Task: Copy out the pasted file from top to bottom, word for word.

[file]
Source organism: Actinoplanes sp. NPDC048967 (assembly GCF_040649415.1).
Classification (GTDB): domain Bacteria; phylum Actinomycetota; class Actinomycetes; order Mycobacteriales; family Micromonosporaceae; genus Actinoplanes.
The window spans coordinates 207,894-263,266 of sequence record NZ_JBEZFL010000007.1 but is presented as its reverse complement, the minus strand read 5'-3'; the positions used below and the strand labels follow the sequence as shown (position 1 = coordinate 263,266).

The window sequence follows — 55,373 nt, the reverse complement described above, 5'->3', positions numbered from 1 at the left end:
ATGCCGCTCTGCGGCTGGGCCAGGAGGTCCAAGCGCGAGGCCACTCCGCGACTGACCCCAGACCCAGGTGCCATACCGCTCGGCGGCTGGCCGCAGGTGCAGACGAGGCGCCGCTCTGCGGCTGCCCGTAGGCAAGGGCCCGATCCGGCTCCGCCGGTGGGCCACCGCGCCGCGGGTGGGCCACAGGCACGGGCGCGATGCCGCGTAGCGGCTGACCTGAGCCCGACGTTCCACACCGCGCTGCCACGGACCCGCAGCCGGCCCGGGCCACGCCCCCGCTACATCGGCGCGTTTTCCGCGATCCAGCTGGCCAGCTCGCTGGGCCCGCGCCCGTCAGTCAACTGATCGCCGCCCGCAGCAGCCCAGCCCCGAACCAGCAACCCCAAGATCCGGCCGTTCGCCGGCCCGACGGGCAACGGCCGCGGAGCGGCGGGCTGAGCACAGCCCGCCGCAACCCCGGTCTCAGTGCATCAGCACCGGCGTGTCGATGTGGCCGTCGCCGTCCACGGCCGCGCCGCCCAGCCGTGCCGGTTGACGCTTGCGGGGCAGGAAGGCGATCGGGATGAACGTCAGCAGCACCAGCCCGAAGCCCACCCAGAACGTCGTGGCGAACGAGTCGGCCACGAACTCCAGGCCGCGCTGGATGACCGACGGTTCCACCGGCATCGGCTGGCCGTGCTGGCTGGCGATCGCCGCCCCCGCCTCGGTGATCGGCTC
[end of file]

Source organism: Actinoplanes sp. NPDC048967 (assembly GCF_040649415.1).
Classification (GTDB): domain Bacteria; phylum Actinomycetota; class Actinomycetes; order Mycobacteriales; family Micromonosporaceae; genus Actinoplanes.
The window spans coordinates 207,894-263,266 of sequence record NZ_JBEZFL010000007.1 but is presented as its reverse complement, the minus strand read 5'-3'; the positions used below and the strand labels follow the sequence as shown (position 1 = coordinate 263,266).

The window sequence follows — 55,373 nt, the reverse complement described above, 5'->3', positions numbered from 1 at the left end:
ATGCCGCTCTGCGGCTGGGCCAGGAGGTCCAAGCGCGAGGCCACTCCGCGACTGACCCCAGACCCAGGTGCCATACCGCTCGGCGGCTGGCCGCAGGTGCAGACGAGGCGCCGCTCTGCGGCTGCCCGTAGGCAAGGGCCCGATCCGGCTCCGCCGGTGGGCCACCGCGCCGCGGGTGGGCCACAGGCACGGGCGCGATGCCGCGTAGCGGCTGACCTGAGCCCGACGTTCCACACCGCGCTGCCACGGACCCGCAGCCGGCCCGGGCCACGCCCCCGCTACATCGGCGCGTTTTCCGCGATCCAGCTGGCCAGCTCGCTGGGCCCGCGCCCGTCAGTCAACTGATCGCCGCCCGCAGCAGCCCAGCCCCGAACCAGCAACCCCAAGATCCGGCCGTTCGCCGGCCCGACGGGCAACGGCCGCGGAGCGGCGGGCTGAGCACAGCCCGCCGCAACCCCGGTCTCAGTGCATCAGCACCGGCGTGTCGATGTGGCCGTCGCCGTCCACGGCCGCGCCGCCCAGCCGTGCCGGTTGACGCTTGCGGGGCAGGAAGGCGATCGGGATGAACGTCAGCAGCACCAGCCCGAAGCCCACCCAGAACGTCGTGGCGAACGAGTCGGCCACGAACTCCAGGCCGCGCTGGATGACCGACGGTTCCACCGGCATCGGCTGGCCGTGCTGGCTGGCGATCGCCGCCCCCGCCTCGGTGATCGGCTC